Daycare Acceptance Requirements
The ‘Purpose’ of our daycare is to provide dogs a place to play with other canines during the day that is emotionally and physically safe at all times!
Being that our daycare is not a boarding kennel, our dog daycare service is NOT for one day drop off services where the owners will away and unavailable, for any reason, to be immediately contacted by daycare staff to come at a moment’s notice to pick up their dog for the reasons as outlined in this Daycare Acceptance Requirements.
Our dog daycare service is only for clients who regularly bring in their dog on a long term basis (at least once per week). Dogs are accepted to our daycare, on a long term basis, only after they have proven to initially meet our Daycare Acceptance Requirements over 3 different days of assessment. Even when dogs are accepted on a long term basis, they are continuously assessed to assure they continue to meet our Daycare Acceptance Requirements in order to continue to attend our daycare.
Our dog daycare service is a separate entity from our dog training service. Therefore, our daycare service is not to provide training to dogs that have behavioural and socialization issues such as reactivity, aggression, or any other concerns as outlined in our Daycare Acceptance Requirements. If your dog requires training for these issues, we are more than happy to provide the training for you during our schedule training classes and/or private sessions
Training a dog in a daycare that do not meet our Daycare Acceptance Requirements can exacerbate behavioural/socialization issues, and can be very emotionally traumatic to your dog. It can also cause unnecessary dog fights, which can be harmful to your dog, the other dogs, and to our staff.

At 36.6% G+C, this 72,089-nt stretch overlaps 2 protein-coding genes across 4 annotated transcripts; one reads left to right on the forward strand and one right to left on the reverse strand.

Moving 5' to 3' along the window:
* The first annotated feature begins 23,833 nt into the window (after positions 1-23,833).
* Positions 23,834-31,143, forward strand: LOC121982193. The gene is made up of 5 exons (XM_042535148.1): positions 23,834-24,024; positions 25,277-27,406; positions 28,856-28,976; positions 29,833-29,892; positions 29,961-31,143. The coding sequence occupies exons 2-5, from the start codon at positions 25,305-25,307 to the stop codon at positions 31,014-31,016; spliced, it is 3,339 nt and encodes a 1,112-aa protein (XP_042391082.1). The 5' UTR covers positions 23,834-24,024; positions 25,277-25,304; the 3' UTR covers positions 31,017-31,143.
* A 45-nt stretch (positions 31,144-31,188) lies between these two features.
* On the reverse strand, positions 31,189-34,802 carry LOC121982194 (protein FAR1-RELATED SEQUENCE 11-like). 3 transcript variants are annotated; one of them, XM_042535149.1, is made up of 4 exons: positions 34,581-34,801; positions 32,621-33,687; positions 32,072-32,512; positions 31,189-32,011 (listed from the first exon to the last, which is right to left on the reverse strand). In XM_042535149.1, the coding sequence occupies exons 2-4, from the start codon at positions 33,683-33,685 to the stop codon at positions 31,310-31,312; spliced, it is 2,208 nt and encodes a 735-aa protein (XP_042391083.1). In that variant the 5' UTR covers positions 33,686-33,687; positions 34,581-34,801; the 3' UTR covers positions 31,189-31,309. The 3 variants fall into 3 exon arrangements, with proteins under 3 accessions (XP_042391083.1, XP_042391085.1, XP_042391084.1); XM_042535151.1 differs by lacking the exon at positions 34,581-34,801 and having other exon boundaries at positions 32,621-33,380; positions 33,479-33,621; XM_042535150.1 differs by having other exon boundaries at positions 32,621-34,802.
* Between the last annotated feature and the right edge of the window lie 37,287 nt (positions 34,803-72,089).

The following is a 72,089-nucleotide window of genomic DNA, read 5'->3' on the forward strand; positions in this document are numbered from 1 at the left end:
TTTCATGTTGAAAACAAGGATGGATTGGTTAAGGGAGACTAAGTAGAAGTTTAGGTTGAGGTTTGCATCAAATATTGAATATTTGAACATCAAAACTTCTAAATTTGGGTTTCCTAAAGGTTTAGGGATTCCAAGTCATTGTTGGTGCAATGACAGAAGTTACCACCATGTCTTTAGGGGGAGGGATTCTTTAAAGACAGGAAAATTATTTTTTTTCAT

Also, our daycare is kennel-free, so if your dog, does not meet our Daycare Acceptance Requirements, , it can actually have a negative impact on your dog’s emotional and physical well-being when together in the same area for long periods of time with several other dogs.
It can cause your dog extreme anxiety, stress, and fear when (s)he simply prefers to be in a setting where there are not a large number of dogs constantly around her/him.
Many dogs are introverts and feel safe only when there are no other dogs near them at all, or only one dog that they know very well, and/or when they are only with their owners in the safety of their own home.
Many older dogs (especially senior dogs) become less tolerant of being in daycare with a large number of high energy dogs for long periods of time. A dog can be quite comfortable for several years in a daycare, but as (s)he ages, that level of comfort can change, causing the older/senior dog to start showing signs of anxiety, stress, and fear in that same setting.
There are many dogs in general who tolerate daycare for the first few days, weeks, or even months of daycare, but then become overwhelmed, anxious, and stressed each time they come in. This can happen for various reasons as each dog is unique.
Several dogs don’t do well with long days of daycare, but they do well with only half days. It is an option we give clients, especially when their dog gets anxious and stressed at pick up time (starting at 3 pm until closing) when owners are coming to take their dogs’ home. We will openly discuss this option with you, of having your pick up your dog between 3:00 – 3:30 pm if your dog is stressed with the longer days.
Daycare can also be overwhelming for certain puppies. These puppies are much more comfortable playing one-to-one with a similar energy-type dog in their own home, a friend’s home, or a dog sitter’s home where there are very few other dogs. Another option is a dog walker where they only have to be with a small number of dogs for a very short period of time. They then get to go to their own house to rest until their owners come home. We will openly discuss these options with you if your puppy is not happy being in daycare.
Also, many dogs have only been exposed to a large outside, off leash environment where playtime is for only 1 – 2 hours at a time. They then get to go home to rest for the remainder of the day without the presence of multiple other dogs constantly around them making them over-stimulated, over-tired, and over-whelmed.